Cats are programmed to be active at dawn and dusk, but you can change their behaviour.
Ah, sleep. At the end of a long workday, you look forward to uninterrupted slumber, but your cat has other plans. In two hours, he jars you awake by leaping on the bed — knocking the air out of you. An hour later, he swats a book off your nightstand. And 30 minutes before your alarm sounds, he begins loud, demanding meows – “It’s time for the food porter to feed me!”.
Quite a few cat owners comment on being disturbed at night by their cat. Even veterinarians have to contend with the issue. Playful kittens aren’t the only felines who disrupt their owners’ sleep. Cats who have displayed proper manners at night can suddenly become restless and vocal especially when they become seniors.
In general, nocturnal species are most active at night. Cats, however, are crepuscular, meaning that they’re awake at twilight. Cats may not be truly nocturnal like many rodents, but feral cats in cities are more active at night when dogs are asleep, enabling them to find food more safely in dumpsters without being stalked by predators and cats seem to be genetically programmed to be more active at dawn and dusk.
The reasons can also be medical and behavioral. Book an appointment with your cat’s veterinarian for a complete physical exam.
These conditions top the list of physical reasons for nighttime wakefulness:
1. Cognitive dysfunction syndrome, (CDS), a degenerative brain disease similar to Alzheimer’s in people.
2. Hyperthyroidism, a common endocrine disorder resulting from the production of excessive thyroid hormone, occurs in middle-aged and older cats. Those affected develop voracious appetites but experience weight loss. They tend to be more active and vocal.
3. Diabetes typically causes ravenous appetite, weight loss, increased water consumption and urination. As a consequence, cats may awaken in the middle of the night because they’re hungry or the water bowl is empty. Urinary tract infections or bladder stones can also trigger cats to awaken their owner by urinating on the bed.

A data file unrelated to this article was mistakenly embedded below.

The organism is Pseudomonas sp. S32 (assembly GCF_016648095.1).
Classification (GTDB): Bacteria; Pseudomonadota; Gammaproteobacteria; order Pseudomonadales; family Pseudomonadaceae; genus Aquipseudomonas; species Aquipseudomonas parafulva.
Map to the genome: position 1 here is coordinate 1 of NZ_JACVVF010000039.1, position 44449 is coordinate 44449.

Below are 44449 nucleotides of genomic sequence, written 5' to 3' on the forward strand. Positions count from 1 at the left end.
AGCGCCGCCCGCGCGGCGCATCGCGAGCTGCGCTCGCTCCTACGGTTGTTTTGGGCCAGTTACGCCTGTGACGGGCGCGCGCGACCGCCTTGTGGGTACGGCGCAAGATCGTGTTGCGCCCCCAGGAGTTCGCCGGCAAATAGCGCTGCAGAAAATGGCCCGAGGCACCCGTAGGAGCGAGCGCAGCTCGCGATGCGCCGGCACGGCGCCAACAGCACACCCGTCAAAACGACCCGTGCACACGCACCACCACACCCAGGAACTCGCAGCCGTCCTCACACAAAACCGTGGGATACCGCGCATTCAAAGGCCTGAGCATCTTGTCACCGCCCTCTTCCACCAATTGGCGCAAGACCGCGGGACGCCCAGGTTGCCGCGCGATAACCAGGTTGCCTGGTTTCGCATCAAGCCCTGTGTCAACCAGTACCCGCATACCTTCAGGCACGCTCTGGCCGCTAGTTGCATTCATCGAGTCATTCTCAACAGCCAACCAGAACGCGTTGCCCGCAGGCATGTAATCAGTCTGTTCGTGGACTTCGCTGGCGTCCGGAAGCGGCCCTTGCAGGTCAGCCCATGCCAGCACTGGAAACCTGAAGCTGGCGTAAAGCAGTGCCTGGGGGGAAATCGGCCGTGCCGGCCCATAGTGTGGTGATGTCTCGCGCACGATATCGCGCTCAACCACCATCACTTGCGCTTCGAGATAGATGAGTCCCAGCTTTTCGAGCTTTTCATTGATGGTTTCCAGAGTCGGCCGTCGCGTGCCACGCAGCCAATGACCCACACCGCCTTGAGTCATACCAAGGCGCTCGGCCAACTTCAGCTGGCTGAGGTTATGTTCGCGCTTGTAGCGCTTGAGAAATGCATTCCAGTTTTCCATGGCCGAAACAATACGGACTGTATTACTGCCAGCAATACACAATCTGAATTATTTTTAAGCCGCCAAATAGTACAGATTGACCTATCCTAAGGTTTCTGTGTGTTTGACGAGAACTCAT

4. Pain due to arthritic joints can make it hard for cats to find a comfortable posture to sleep.
5. Infestation of fleas, ticks and other parasites.
6. Side effects from certain medicines. Make of a list of those your cat takes, including supplements, and review them with the veterinarian. Pets who are hyper-excitable as a side effect of a medication usually can’t settle down.
No to Early Dinners; Yes to Late Dinners.
Once medical reasons for your cat’s increased nighttime activity have been ruled out, look for clues pointing to a behavioral reason. It would be helpful to record and report specific changes in your cat, such as heightened nighttime activity, to his veterinarian.
One consideration: Unintentionally, you may be encouraging wakefulness in your cat, especially if you feed him an early dinner and a meal as soon as you awaken in the morning.
Give their pets a late meal before the owner’s bedtime: these pets are less likely to wake their owners due to hunger.
Equally important is delaying feeding in the morning. You need to re-set his breakfast clock. Avoid having your cat expect to be fed as soon as you wake up ; that can motivate some cats to bother you while you are still in bed.
Bored cats can unleash their pent-up energy by scratching furniture at night and batting objects off tables and counters. Effective boredom busters include:
1. Clicker training to teach basic cues like sit, come and shake paws.
2. Introducing a puzzle feeder a cat must manipulate to access a treat inside.
3. Use a wand toy or a laser tag toy to exercise their predator instincts. End the play by giving him a chance to catch “prey” by tossing a paper wad or soft toy mouse.
4. Providing play-alone toys like a ball inside a plastic circular track, or ‘hidden’ in a basket.
For more information, contact Oromocto Veterinary Hospital. We’ll be happy to help!